Economic Freedom

WILL proudly fights for the right to earn a living free from government interference

Open Case

Operating Engineers v. Daley

 

Unions filed another Act 10 lawsuit in 2019, arguing that the law was unconstitutional because unions have a constitutional right to collectively bargain.  We intervened on behalf of a teacher who objects to being forced to pay union dues to defend the law.

Filed: September 2019

 

Open Case

VWF v. Eau Claire (TID 12)

To create a TIF district, a city must show that it will spur development that otherwise wouldn’t occur – that new development wouldn’t exist “but for” the creation of the TIF district.  Eau Claire claimed that an already-finished building somehow wouldn’t be built without a new TIF district, and we sued to stop that abuse.

Filed: April 2019

Open Case

BCTA v. Brown County

State law permits counties to impose a 0.5% sales tax, but requires that tax to be used only for “directly reducing the property tax levy.”  Brown County imposed a sales tax, but is instead using the proceeds to fund new spending.  We sued to have the tax struck down.

Filed: January 2018

WILL Victory

Black v. City of Lake Geneva

The City of Lake Geneva promulgated an ordinance that allows the city to search the homes of residents who occasionally rent their home for periods of less than 29 days at virtually any time without a warrant or, alternatively, to fine them if they refuse to consent to a warrantless search. These requirements violate the Fourth Amendment rights of Lake Geneva residents, including the Plaintiffs. We filed this suit to vindicate those rights.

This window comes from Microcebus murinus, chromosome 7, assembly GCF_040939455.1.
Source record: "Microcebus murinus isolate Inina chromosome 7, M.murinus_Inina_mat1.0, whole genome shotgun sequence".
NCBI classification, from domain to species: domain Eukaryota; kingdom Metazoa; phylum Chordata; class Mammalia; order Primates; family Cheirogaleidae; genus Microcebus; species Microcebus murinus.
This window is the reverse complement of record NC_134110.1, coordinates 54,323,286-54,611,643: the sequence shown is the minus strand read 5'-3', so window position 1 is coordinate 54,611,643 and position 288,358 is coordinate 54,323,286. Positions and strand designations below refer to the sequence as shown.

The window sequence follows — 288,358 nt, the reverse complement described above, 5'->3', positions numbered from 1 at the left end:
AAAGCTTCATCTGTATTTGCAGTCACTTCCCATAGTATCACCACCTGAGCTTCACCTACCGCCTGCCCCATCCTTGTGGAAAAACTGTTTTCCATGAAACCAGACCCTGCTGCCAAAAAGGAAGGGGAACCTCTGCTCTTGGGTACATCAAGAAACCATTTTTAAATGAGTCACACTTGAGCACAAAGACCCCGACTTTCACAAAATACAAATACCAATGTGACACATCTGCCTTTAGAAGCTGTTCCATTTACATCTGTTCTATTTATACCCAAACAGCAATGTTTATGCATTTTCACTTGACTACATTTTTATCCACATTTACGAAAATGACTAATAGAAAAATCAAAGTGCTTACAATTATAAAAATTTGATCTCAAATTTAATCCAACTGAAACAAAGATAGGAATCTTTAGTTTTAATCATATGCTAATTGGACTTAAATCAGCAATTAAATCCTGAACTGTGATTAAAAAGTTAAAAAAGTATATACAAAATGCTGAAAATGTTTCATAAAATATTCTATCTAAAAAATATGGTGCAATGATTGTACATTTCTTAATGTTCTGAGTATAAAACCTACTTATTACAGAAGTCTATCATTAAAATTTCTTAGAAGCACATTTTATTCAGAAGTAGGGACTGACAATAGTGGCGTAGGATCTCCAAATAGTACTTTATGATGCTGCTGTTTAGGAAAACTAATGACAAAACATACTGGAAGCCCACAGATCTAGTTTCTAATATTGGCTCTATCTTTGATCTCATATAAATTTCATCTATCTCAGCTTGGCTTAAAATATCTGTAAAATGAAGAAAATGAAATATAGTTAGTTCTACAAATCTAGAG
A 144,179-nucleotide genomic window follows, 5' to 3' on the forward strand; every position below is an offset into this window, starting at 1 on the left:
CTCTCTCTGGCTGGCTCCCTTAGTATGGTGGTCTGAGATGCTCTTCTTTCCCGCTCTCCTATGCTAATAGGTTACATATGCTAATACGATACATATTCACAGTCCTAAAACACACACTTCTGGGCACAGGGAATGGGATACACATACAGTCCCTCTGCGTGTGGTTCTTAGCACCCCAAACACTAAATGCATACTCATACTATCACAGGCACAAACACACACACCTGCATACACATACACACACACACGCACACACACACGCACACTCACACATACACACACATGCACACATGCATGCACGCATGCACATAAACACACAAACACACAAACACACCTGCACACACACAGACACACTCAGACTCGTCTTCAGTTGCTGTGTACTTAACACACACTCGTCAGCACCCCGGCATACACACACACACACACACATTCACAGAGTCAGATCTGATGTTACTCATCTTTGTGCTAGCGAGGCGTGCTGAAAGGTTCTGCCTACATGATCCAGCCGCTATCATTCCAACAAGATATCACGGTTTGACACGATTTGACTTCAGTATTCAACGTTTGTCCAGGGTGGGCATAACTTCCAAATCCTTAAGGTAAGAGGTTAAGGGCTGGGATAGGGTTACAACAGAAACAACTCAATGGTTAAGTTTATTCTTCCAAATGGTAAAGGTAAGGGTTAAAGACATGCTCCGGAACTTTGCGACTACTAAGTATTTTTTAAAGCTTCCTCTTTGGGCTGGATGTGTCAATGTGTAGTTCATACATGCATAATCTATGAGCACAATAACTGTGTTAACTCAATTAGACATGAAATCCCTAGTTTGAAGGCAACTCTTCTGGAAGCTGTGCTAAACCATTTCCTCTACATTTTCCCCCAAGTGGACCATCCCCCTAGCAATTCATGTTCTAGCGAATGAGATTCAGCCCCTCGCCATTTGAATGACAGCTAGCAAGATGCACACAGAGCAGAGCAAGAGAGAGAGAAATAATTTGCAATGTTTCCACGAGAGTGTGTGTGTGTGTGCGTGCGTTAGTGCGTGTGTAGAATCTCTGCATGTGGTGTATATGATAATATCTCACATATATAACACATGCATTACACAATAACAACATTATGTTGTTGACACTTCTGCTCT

Filed: December 2019

WILL Victory

Farmview Event Barn v. Evers

If you rent your space out and your guests bring their own alcohol to drink, should you have to get a liquor license?  We don’t think so, and interpreting the law that way puts wedding barns and similar venues at risk, so we sued to get the question cleared up.

Filed: January 2019

Closed Case

Operating Engineers v. Evers

Unions filed another Act 10 lawsuit in 2019, arguing that the law was unconstitutional because unions have a constitutional right to collectively bargain.  We intervened on behalf of a teacher who objects to being forced to pay union dues to defend the law.

Filed: May 2019

Closed Case

Smith v. Wisconsin

Wisconsin prohibits the sale of butter that has not met the approval of government taste testers, effectively banning imports such as the popular Kerrygold butter from Ireland.  On behalf of consumers and a retailer, we challenged the law, which furthers no health or safety purpose.

Filed: March 2017

Closed Case

International Union of Operating Engineers v. Schimel

Unions filed a lawsuit in federal court arguing that Wisconsin’s “Right to Work” law was an unlawful “taking” of their property right to non-members’ fees.  We filed amicus briefs successfully arguing in support of Right to Work.

Filed: June 2018

Closed Case

Krist Oil v. Wisconsin

The State of Wisconsin thinks consumers need to be protected from low prices, and has passed a law prohibiting retailers from setting prices too low.  It also requires some products to be sold at a substantial markup – a hidden tax on consumers that goes straight into the pockets of business owners.  We sued to get rid of that law.

Filed: August 2016

Closed Case

International Association of Machinists v. Allen

Wisconsin’s Right to Work law allowed employees to opt out of paying union dues on 30-days’ notice.  Unions sued, arguing that violated a federal law saying that union dues can be locked in “up to one year”.  We filed amicus briefs supporting the law.

Filed: February 2016

Closed Case

International Association of Machinists v. Wisconsin

Unions filed a lawsuit in state court arguing that Wisconsin’s “Right to Work” law was an unlawful “taking” of their property right to non-members’ fees.  We filed amicus briefs successfully arguing in support of Right to Work.

Filed: March 2015

Closed Case

Voters With Facts v. City of Eau Claire (TID 8 & 10)

Cities around the state use TIF districts as a way to give taxpayer funds to developers while claiming that the money is “free”.  State law requires cities to follow very strict procedures in order to create TIF districts.  When Eau Claire failed to follow those procedures, we sued to hold them accountable.